Consider this: “Last night, when I awoke from a dream, I was at my bank looking at the green ATM machine color screen. I received the message: We can’t complete your request.” What had I wanted to receive? Another eight hours please!
Ever wish you or your pharmacy staff could go to ATM and receive another 8 hours? For those who own a RxMedic ADS…they have already confirmed time savings of 40-50 minutes per hour. That’s almost 8-10 hours per day to allow pharmacist and staff to do other tasks of the day. Would you receive another 8 hours if you owned an ADS? I have at our PC Community Care Pharmacy.
I’ve often believed my dreams at night forecast next day events. Guess what? On the next day at the pharmacy… around 4:30PM on a Tuesday, one of my PC School of Pharmacy PharmD candidates and preceptor students (Amy) received a telephone call not long after her arrival. Amy provides my Tuesday evening technician support. Her Mother called to indicate that her Dad was just taken by emergency ambulance to a local hospital. Although typically not an unusual retail pharmacy circumstance to deal with… unexpected family-oriented challenges for our early 20’s age technicians…Amy had just arrived and was to be my sole support until close, some four hours away, after my other technician support left at 5:30PM.
What to do? As I looked at one of our staff members (Stella, our RxMedic ADS robot), I immediately decided to activate the direct IVR to RxMedic ADS option such that incoming requests for prescription refills could flow directly to Stella reducing the amount of telephone calls during the upcoming hours. Stella could initiate any refills. By the way, although Stella is a “robot”, we all consider Stella one of our staff. Probably not unlike your circumstance I suspect, we like to have telephone calls answered by a live “human voice” but under the circumstances, another approach was needed. Of course, this IVR though QS1 NRX to RxMedic ADS connection only allows immediate completion of fills which have no insurance issues. It did however allow nearly 80% of the refill requests to process that Tuesday night…without any human involvement…other than my approval and packaging of fills and clearing any insurance rejects out of the system. I had one of our front store cashiers work the pharmacy register.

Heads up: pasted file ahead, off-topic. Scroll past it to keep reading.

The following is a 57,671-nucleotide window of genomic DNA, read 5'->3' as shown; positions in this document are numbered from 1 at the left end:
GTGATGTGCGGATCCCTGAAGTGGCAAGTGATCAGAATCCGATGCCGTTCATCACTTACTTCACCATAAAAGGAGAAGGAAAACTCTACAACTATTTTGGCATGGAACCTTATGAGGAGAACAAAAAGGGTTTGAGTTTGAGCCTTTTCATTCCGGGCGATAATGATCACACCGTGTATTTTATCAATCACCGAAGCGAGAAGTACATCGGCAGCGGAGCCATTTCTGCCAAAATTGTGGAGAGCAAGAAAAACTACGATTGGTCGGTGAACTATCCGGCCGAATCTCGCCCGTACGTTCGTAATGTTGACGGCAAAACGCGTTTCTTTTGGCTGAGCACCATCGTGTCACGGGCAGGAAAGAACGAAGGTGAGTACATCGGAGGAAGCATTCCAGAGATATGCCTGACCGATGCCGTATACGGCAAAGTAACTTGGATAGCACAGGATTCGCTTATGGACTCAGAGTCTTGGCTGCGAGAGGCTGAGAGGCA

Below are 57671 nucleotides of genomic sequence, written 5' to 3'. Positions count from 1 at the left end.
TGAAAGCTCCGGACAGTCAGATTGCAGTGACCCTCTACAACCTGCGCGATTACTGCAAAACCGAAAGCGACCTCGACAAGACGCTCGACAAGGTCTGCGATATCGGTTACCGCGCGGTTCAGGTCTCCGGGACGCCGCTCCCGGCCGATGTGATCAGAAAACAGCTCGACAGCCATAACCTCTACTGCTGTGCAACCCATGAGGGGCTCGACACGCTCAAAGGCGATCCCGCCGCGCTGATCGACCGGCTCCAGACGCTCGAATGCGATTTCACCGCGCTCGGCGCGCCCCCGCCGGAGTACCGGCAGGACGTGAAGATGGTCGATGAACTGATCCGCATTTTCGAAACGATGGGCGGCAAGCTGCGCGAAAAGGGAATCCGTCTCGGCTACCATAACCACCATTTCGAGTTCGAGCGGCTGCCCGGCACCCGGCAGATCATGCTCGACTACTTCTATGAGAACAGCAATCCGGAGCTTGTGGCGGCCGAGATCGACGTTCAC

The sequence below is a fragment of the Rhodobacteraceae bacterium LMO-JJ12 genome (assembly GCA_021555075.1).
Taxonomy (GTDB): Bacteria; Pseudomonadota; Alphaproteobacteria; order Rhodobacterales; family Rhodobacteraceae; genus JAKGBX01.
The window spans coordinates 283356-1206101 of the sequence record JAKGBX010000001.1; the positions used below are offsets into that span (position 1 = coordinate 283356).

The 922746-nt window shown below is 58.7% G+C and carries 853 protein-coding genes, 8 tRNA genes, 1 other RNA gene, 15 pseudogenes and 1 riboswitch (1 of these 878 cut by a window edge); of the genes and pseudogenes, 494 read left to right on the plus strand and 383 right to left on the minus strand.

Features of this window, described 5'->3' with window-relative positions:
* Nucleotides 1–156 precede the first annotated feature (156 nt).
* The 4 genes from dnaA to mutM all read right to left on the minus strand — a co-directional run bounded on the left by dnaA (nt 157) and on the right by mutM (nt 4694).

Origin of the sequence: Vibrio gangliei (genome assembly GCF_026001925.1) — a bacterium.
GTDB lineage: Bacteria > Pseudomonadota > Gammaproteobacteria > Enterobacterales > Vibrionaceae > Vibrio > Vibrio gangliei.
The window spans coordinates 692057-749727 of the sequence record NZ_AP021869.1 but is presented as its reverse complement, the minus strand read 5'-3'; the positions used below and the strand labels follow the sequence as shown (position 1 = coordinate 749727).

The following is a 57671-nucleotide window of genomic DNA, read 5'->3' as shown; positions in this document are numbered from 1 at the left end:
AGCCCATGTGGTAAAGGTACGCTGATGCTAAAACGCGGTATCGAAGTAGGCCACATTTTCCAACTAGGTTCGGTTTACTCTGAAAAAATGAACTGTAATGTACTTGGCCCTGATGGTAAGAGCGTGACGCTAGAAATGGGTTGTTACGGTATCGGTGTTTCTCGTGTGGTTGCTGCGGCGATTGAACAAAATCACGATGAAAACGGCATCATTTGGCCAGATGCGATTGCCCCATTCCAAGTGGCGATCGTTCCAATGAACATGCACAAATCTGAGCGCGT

At my shop we fill all of the Long Term Care facility and Free Clinic requested prescriptions from the past 6 days slotted for delivery on Wednesdays. With one of our Free Clinic patient responsibilities being to complete prescriptions with Spanish directions on the labeled vials with Spanish monographs and receipts, additional time to verify word and directions correctness for the filled prescription is always needed. As any pharmacist remembers…their name is on the vial as the approving pharmacist. Do you read or speak Spanish?
As you might surmise…Stella and our QS1 NRX pharmacy software came to the rescue…AGAIN! I initiated the next day fills for our Long Term Care and Free Clinic facilities and when I closed the pharmacy at 9PM, I went over to Stella, looked her “in the eye”, and said “Thanks for being here today”.
After morning greetings, my full staff and I typically talk about the upcoming day’s station assignments and how we might deal with oddities…should they occur. I asked this particular Wednesday: “Did anyone get a call from Amy?” No sooner than I had asked this question of our pharmacy staff, the telephone rings and I offer: “Good morning. PC Community Care Pharmacy. How may I help you today?” It’s Amy calling. “Dr. Shively, I’m sorry. I’m at the hospital with my father. I can’t come in today to support the pharmacy’s effort and complete my rotation hours. Can I please not come in today? I know you had planned for me to do all patient greetings at the dropoff window, enter their new prescriptions and handle their refill requests. I’m sorry I just can’t be there. I need to be with my Dad. Is this OK?”
Who does MTM’s at your shop? After Amy’s call and my sharing of her circumstance, we proceeded to discuss how the loss of 8 hours of support will affect the day’s activities. The pharmacy staff proposed a reallocation of how they will spend their 8 hour shifts (including Stella) and my role:
Stella: Will reinitiate the direct IVR through QS1 to RxMedic ADS connection to handle most refills.
Certified Tech #1: Will assume Drop-off window assignments at computer station #1, relegating her typical insurance and reject solving activities to Technician #2.
Technician #2: Will assume new position today at computer station #2 to solve insurance rejects and forward DUR’s to the pharmacist computer next activity screen. Handles all incoming telephone calls.
Technician #3: Will complete the manual fills needed, assembles patient specific baskets with receipts at the RxMedic ADS and preps for pharmacist approval.
Pharmacist: Will verify as usual all fills with hard copy prescription and RxMedic ADS computer screen info. Will package meds for delivery.
Cashier: Places packaged prescriptions by patient into pickup area. Handles customer delivery and request for new prescription Pharmacist counseling. (Amy sometimes does this on her rotation day when she is not at the Drop-Off window).
Pharmacist: When needed, will counsel new patients, continue to verify all scripts from manual fill and ADS. Will handle all MTM reviews and telephone calls to discuss MTM with patients.
This reallocation of staff on Wednesday with Stella, our RxMedic ADS, not surprisingly worked out quite well. By the way, Amy’s Dad is on the road to recovery from a heart attack. Amy’s Dad was given 750 mg of aspirin by her Mom during the episode…it saved his life.